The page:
|Ports||2x Thunderbolt 3, 1x USB-A 3.1 Gen 1, 1x HDMI port, 1x lock slot, 1x audio combo jack|
|Size||12.04×8.07×0.62 in (30.58×20.5×1.58 cm)|
|Price as reviewed||$ 2,149|
|Other perks||Windows Hello IR camera, fingerprint sensor, backlit keyboard|
The top bezel remains thick enough to include a new FHD webcam and an IR camera, both of which are important for business customers to have. However, HP didn’t include a privacy shutter over the webcam. Numerous ultrabooks have embraced the privacy shutter or another way to disable the front-facing camera to give users more control over their privacy. But most ultrabooks that have both a webcam and an IR camera for Windows Hello don’t include a shutter—I’m not surprised that HP left it out in the Elitebook x360, but it would have been a welcome feature, especially on a business-focused convertible like this.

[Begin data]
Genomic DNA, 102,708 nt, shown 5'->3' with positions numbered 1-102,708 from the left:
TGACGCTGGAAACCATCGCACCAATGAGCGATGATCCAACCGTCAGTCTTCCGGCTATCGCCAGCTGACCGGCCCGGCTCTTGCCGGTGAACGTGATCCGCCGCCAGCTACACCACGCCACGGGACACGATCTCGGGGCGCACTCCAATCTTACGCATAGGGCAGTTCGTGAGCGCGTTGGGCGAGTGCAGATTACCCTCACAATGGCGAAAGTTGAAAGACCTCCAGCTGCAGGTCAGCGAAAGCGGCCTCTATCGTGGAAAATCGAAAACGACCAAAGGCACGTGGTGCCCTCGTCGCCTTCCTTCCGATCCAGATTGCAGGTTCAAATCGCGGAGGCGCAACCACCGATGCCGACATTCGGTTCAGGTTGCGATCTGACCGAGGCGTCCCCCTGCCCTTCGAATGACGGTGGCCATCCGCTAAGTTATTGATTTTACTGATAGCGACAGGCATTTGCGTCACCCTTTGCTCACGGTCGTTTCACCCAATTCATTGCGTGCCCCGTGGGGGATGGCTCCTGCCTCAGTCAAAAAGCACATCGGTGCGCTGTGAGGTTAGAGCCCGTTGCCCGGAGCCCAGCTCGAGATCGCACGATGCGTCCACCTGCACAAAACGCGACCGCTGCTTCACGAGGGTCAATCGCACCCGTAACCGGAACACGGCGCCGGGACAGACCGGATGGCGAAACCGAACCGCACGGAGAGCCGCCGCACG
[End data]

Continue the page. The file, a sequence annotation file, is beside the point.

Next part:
The screen comes in FHD (1920×1080) and UHD (3840×2160) options, with one of the FHD options equipped with HP’s SureView technology. The integrated privacy screen makes it difficult for passersby to peer over your shoulder at your potentially sensitive work materials. While our review unit didn’t have SureView, I’ve seen it in action and understand how it would be indispensable for professionals who are constantly traveling or working from unfamiliar locations.